Posted by: cassymuronaka | August 18, 2010

Last Chance at the Hatches

Saturday marks the last day that a local supermarket chain sponsors a Hatch green chile purchase and roast. For those unfamiliar with these chiles, they originate in the town of Hatch, New Mexico, and are the basis for what is probably state’s most famous dish: Chile Verde.

You can use other chiles for this recipe, but purists will tell you that you’re just plain wrong and the taste never will be the same.

For several years now, Albertson’s has been selling 30-pound burlap bags of fresh Hatch chiles during the annual August harvest season. Free roastings are offered on different Saturdays at the store locations where the chiles can be bought. The last sale and roast of the year will be held at the Albertson’s on Whittier Boulevard, in La Habra. Beginning at 6 a.m, diehard Hatch fans can buy the chiles for $32.99 a bag and line up for the 8 am roasting, which will run through 2 pm.

There are other chile roasts scheduled in L.A. county, most notably at Bristol Farms and locations where El Rey Farms sells its chiles, one of which is held in the parking lot of La Puente High School. However, the Albertson’s chile bags are probably the cheapest and there is no extra charge for the roasting.

It’s up to you to lug the steaming bag home, skin and seed the chiles and then decide what you are going to do with 30 pounds of fresh roasted Hatch chiles.

Old pros who have attended more than one chile roast know to bring cold bottles of water, hats, parasols, deck chairs, car floor coverings (in case the liquid from the hot black trash bags full of roasted chiles leak), because while it can take mere minutes to purchase and roast your chiles, you aren’t the only person interested in doing this. Depending on how early you are able to drag yourself out of bed on a Saturday morning, you can spend from about two to four hours until you finally put your chiles in the trunk of your car.

Last year I made the commitment and lined up with several hundred people outside the La Habra market. I later wrote about my highly entertaining experience. Most of the consumers who were stocking up on up to three bags of chiles allowed per person were Latinos and/or homesick New Mexicans. And because there is no limit to the number of people in your family showing up for his or her allotment, there were a lot of friends and family members in line together, many of whom spent their time exchanging Hatch chile recipes.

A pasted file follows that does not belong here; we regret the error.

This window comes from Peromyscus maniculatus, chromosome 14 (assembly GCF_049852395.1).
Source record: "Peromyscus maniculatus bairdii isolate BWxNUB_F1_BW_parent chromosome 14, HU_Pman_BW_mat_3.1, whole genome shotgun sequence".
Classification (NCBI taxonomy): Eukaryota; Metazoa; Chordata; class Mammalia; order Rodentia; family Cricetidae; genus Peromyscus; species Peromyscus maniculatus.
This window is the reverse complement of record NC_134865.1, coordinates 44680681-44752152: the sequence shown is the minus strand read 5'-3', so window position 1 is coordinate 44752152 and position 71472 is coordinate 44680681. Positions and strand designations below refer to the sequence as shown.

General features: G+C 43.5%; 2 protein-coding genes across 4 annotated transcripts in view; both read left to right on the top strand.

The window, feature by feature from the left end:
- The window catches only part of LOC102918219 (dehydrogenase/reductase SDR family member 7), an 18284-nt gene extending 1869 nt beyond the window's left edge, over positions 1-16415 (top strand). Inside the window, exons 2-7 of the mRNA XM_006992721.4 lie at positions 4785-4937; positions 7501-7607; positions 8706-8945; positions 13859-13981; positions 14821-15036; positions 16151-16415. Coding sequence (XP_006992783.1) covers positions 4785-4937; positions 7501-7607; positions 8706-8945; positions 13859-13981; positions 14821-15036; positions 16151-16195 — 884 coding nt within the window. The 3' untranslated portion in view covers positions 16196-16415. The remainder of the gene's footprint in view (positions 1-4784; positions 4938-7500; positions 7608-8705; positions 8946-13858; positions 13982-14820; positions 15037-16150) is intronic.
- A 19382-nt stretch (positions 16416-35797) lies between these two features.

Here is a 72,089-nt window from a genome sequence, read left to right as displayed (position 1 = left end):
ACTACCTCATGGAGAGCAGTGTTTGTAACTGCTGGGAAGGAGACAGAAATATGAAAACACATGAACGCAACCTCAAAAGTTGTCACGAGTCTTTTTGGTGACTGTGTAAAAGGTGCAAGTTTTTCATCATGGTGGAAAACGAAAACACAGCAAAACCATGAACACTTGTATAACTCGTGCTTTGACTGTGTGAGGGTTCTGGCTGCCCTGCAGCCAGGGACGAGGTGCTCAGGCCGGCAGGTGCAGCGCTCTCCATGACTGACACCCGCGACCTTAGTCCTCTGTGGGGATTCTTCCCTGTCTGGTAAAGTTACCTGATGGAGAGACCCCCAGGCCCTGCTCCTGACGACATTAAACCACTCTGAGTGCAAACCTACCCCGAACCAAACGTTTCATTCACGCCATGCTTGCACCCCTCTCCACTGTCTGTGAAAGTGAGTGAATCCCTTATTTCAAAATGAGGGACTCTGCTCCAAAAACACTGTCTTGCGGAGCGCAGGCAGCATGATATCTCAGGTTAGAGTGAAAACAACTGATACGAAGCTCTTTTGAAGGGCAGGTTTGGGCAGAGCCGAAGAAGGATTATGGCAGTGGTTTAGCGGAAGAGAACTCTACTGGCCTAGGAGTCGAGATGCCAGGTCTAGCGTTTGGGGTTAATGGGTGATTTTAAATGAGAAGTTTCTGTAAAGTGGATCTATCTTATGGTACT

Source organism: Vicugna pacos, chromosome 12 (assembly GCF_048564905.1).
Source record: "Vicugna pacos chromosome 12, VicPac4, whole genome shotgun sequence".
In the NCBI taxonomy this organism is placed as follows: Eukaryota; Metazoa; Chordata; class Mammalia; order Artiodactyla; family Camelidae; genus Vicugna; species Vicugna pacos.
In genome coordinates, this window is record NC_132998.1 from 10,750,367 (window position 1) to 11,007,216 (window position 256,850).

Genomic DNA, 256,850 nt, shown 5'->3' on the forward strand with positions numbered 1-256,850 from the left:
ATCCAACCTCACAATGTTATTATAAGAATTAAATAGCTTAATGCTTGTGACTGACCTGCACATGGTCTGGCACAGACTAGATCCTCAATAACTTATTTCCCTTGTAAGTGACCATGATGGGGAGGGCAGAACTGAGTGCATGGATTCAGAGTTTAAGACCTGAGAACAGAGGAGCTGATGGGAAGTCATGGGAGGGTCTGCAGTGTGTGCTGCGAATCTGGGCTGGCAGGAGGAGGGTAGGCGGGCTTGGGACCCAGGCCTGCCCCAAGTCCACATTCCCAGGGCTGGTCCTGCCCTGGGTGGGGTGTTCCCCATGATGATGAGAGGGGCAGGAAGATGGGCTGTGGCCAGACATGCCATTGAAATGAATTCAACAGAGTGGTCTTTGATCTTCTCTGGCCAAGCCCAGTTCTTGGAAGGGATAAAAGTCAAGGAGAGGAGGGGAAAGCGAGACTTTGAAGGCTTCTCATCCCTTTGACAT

Since I am part of a three-person nuclear unit, I still have chiles left over from last year, despite the many batches of Chile Verde I produced during the previous twelve months. I’ve almost depleted my supply of frozen Hatch chiles, but I still have a lot of the thin, almost translucent chiles I dehydrated, which, when dried, turned into spectacular edible art.

Some of these chiles I pulverized into a coarse powder, but not without a cost. I nearly gassed out the entire family last August, before realizing I needed to run an extension cord from the house and bring the food processor outside to complete the process. I made the same mistake yesterday morning when I attempted to reduce the green chile flakes to a finer powder, in order to use them in a spicy brownie recipe that a friend of mine gave to me last week. My dogs were still sneezing and lurching around the back yard when I finished blending the dried chiles in my coffee grinder outside.

By afternoon, the chocolate chipped-studded brownies joined the ranks of successful recipes using Hatch chiles. In order to restrain myself from wolfing down the entire batch before my husband and son could put one foot through the front door tonight, I ran across the street with half of the barely-cooled brownies on a paper plate, to give to a neighbor with a similar tooth for spicy food. Protecting the brownies from myself — not altruism — was the primary drive behind this gift.

August 21th
1800 West Whittier Boulevard
La Habra, CA 90631
(562) 697-6442

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Responses

  1. Thank you so much for posting this site. Now I know for next chile season, where to go for my green chile’s. Would you happen to know if there are any markets in the southern california area where I can buy some new mexico green chiles?

    • Pat, the fresh ones are seasonal, the season ending in late August and September. I know that some markets — primarily Latino– sell roasted chiles that have been frozen. if you Google “frozen Hatch chiles Los Angeles,” you’ll probably come up with some hits.

      You might even be able to order them from New Mexico.


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